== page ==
Ascribing creativity to humans, apart from liberating people to own their skill, speaks truth in line with what the Bible says about us, that we are created in the image of God. The God behind the piece of artwork, Earth. Nature screams his glory—the rhythmic rising and setting of the sun. The trees dancing lightly to the songs of the birds and the tender whisper of the breeze, in the cool of the day. The expanse of blue and clear waters revealing the beautiful sky. At the point when time stops and we lose our breath because of the beauty we behold, we can convincedly say this is not just God but a creative God. Let’s bring it home.
“I will praise You, for I am fearfully and wonderfully made; Marvelous are Your works, and that, my soul knows very well.”
Humans are a remarkable work of God. And since we have been created in his image, rightly so, that we have that thing that pushes us to do creative work. Any time we produce a creative piece, we need to remind ourselves we are not the creator, but his creation given the ability and opportunity to reflect his creative character. The builders of the tower of Babel forgot this. They wanted to make a name for themselves by building a mighty city and a tower with its top in the heavens. That tower is creative but anything we create to serve our name, is just a way of being creatively idolatrous. And we need to constantly fight against building a tower of babel through our creative work.
Here are some creative ways we can fight:
Seizing the opportunity of Sunday worship to take our eyes off ourselves and our work, and remind our sinful hearts that God is the creator, and He deserves all the glory.
Repenting after successful work. Let it remind you of the gospel, how God, through Jesus, made a beautiful mirage from your brokenness. Receive the accolades but acknowledge your identity in God, thanking him for the opportunity and asking that he rid you of pride and self.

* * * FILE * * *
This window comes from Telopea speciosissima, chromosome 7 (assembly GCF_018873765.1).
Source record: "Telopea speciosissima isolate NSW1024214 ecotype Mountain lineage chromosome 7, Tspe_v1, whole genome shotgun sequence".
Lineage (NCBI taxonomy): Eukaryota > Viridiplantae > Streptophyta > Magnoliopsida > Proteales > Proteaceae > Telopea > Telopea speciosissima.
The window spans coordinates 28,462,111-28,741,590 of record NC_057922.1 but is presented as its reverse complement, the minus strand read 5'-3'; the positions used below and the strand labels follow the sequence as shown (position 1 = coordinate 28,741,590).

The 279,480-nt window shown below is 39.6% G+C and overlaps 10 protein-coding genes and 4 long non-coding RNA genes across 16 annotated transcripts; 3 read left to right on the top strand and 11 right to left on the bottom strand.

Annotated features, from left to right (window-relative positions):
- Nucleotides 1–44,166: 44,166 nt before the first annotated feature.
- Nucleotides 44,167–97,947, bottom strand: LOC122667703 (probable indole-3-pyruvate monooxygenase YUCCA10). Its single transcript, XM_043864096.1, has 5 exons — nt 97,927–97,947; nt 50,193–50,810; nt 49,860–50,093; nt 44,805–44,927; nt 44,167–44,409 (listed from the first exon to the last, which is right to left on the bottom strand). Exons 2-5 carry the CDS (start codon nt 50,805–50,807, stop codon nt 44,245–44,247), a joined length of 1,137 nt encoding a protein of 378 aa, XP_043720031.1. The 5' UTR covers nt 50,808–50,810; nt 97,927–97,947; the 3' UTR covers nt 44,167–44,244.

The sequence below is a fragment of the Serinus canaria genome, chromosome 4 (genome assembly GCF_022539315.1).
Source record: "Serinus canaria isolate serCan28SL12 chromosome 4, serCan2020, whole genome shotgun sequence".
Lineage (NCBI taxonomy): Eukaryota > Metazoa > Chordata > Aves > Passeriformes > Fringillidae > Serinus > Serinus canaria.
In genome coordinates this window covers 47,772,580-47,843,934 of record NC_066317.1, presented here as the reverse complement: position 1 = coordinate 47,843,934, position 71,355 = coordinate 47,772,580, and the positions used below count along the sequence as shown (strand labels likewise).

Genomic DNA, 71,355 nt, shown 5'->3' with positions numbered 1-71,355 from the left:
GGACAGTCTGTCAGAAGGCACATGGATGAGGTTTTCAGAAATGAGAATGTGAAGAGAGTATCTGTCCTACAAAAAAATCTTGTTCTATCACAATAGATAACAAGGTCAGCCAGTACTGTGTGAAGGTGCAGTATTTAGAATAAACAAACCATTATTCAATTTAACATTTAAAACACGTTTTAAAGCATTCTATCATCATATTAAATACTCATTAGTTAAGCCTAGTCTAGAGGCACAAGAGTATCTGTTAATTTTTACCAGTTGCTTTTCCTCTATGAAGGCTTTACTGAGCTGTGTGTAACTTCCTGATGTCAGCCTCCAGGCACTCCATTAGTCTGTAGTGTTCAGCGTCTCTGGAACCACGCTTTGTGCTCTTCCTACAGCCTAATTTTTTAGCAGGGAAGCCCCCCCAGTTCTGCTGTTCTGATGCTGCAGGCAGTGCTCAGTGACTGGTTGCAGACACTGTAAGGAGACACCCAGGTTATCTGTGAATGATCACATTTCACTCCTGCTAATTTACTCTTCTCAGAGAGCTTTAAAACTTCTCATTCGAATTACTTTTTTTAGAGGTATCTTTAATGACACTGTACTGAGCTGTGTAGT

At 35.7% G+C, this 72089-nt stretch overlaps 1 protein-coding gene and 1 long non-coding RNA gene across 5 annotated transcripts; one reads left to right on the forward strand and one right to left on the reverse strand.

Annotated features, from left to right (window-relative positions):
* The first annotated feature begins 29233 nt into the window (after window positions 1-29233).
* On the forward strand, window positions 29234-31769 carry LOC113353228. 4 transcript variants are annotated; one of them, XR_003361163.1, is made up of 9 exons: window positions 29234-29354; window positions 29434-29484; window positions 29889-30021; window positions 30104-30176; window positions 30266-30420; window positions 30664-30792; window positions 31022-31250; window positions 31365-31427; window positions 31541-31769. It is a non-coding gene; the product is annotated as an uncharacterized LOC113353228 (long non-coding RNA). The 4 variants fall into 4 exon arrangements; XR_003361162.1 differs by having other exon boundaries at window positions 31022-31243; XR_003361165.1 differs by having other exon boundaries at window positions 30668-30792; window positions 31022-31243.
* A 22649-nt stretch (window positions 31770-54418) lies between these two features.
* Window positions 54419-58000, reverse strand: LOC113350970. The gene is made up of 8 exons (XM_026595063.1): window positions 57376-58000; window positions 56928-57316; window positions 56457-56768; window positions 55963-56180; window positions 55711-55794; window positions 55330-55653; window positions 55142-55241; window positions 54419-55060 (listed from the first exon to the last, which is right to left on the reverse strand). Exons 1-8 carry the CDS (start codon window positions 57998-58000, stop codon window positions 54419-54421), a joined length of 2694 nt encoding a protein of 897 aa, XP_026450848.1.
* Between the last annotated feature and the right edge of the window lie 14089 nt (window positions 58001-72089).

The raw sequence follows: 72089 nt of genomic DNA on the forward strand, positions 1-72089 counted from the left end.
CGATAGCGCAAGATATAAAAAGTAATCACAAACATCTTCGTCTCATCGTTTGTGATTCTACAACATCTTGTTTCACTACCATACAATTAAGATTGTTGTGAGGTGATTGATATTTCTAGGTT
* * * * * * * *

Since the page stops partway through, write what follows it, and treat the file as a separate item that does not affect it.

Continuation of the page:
When our work is rejected, like the psalmist, we need to speak to our souls, not to slip into slavery. Because of our identity in Christ, as God’s children, we have the freedom to fail and not be defined by it. For us, failure presents the opportunity to receive God’s strength and remind us that we are broken, and we are in a broken world. Here, we can join in the song of creation groaning for God’s perfect world.
When it’s difficult to carry on, we need to look to the most creative piece that’s ever existed: The Cross. The cross was not beans. It cost God his son and cost Jesus his flesh and blood, to save us. Because God didn’t give up on us, looking at the cross will help us stubbornly show up again and again.
But the cross didn’t just change history and the present, it changed the future.
“I saw the Holy City, the new Jerusalem, coming down out of heaven from God, prepared as a bride beautifully dressed for her husband…Those who are victorious will inherit all this, and I will be their God and they will be my children”
A new world is coming. Creativity at its purest and finest. Bigger than what our minds can conceive. When Jesus comes, we’ll have the opportunity to perfectly put our creativity to use in God’s perfect world.
The way to deal with the pressure of being a creative is to constantly look at the creator who died to give us an identity that is not determined by success, failure, or the difficulty of the creative process, and a world, better than our mind at its most creative, can conceive.
Mojirola is learning and unlearning about God and life and hopes to communicate this through her writing. She’s vulnerable towards delightful, flavourful books, and scrumptious, delicious, gorgeous foods.